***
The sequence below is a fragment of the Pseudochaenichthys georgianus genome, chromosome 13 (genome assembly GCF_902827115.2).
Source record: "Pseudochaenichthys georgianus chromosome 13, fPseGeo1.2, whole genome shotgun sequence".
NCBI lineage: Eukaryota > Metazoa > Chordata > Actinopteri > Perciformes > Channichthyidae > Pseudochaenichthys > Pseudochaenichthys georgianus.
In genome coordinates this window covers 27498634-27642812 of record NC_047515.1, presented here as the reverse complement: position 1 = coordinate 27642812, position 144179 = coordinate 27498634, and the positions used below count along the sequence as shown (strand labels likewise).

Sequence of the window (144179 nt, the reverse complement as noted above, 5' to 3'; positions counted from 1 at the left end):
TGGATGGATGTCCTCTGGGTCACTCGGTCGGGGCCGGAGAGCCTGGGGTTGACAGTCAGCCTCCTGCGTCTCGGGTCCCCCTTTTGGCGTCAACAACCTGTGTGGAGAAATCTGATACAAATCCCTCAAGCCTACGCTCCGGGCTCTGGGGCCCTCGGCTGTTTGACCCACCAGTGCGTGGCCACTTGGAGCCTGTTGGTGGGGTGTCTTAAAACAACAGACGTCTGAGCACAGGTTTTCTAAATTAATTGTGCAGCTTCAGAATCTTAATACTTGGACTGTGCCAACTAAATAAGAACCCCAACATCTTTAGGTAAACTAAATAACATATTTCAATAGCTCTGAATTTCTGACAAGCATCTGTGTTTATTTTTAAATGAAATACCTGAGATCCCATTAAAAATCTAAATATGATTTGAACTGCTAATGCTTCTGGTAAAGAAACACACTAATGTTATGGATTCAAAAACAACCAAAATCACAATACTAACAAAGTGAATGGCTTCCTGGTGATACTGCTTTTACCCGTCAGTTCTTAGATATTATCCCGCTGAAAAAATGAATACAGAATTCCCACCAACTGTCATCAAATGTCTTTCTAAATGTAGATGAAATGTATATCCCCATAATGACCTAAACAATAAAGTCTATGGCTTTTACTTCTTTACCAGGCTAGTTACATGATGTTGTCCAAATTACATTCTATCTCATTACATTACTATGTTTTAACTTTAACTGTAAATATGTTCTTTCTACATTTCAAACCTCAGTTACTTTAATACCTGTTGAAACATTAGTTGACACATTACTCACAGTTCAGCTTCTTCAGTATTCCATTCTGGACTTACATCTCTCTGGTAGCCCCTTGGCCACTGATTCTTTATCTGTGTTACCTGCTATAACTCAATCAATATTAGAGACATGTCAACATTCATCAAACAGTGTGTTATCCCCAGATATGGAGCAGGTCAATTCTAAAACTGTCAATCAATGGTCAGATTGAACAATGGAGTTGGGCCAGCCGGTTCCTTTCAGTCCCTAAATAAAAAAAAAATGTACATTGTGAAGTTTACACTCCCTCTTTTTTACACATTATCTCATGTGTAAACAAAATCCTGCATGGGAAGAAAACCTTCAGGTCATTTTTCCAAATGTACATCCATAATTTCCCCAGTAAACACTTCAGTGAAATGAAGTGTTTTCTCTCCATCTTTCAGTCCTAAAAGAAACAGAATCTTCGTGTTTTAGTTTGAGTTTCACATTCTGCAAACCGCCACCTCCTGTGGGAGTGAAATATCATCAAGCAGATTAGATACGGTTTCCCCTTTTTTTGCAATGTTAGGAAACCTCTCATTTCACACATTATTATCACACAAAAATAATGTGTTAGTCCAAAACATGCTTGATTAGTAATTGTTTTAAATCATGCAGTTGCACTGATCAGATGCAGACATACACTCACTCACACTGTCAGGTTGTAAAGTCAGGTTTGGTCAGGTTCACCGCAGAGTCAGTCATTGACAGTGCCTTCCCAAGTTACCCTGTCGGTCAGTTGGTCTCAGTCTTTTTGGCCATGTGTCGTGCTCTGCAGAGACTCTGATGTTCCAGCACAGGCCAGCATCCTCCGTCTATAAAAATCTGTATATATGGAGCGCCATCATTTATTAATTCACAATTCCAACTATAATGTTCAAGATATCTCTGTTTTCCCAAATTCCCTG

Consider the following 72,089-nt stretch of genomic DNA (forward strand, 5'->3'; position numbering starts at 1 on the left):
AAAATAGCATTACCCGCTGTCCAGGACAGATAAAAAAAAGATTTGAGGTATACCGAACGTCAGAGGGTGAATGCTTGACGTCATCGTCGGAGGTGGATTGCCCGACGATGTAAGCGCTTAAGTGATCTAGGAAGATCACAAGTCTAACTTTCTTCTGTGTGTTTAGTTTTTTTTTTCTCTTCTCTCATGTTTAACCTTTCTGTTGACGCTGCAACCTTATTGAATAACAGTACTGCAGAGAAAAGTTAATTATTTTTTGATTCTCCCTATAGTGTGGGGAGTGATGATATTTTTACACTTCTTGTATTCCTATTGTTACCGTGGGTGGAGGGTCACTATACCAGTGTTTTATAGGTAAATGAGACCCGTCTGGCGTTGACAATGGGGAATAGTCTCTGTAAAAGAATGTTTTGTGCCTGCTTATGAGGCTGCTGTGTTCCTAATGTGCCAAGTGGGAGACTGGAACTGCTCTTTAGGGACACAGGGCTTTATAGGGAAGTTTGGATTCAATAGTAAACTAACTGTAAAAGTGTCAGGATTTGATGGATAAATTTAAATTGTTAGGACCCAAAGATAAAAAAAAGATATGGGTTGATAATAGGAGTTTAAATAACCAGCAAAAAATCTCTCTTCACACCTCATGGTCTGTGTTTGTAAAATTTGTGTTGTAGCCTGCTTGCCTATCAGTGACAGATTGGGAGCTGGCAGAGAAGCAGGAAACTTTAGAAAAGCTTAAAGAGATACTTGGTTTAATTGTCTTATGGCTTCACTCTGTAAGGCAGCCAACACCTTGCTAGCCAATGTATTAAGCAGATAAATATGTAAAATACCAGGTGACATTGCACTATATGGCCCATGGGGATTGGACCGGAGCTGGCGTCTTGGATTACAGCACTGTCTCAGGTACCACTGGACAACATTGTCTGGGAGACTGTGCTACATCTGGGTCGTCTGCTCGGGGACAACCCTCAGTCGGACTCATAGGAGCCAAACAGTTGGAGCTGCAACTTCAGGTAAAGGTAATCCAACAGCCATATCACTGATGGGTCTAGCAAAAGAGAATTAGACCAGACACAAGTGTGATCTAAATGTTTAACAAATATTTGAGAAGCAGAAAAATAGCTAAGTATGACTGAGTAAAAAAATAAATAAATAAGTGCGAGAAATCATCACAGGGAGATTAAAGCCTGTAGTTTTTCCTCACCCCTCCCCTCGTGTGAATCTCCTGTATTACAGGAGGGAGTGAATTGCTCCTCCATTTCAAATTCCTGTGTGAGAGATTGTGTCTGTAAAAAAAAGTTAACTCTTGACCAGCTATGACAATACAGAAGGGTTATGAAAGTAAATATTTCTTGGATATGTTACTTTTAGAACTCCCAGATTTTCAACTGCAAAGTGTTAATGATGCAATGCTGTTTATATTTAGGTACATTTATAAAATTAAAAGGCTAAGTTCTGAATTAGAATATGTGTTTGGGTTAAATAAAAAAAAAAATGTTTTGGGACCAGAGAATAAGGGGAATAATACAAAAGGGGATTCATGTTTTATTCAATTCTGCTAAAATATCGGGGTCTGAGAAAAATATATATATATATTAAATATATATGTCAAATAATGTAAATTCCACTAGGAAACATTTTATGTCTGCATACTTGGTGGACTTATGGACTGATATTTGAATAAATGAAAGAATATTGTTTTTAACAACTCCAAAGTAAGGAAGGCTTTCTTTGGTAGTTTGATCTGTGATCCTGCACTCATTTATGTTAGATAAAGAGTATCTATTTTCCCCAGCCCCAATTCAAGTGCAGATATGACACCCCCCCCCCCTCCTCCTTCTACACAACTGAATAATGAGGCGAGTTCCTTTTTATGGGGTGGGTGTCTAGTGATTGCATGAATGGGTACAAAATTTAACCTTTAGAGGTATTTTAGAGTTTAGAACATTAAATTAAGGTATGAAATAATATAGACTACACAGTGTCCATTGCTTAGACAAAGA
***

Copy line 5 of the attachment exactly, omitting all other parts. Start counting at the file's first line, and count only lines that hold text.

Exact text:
Sequence of the window (144179 nt, the reverse complement as noted above, 5' to 3'; positions counted from 1 at the left end):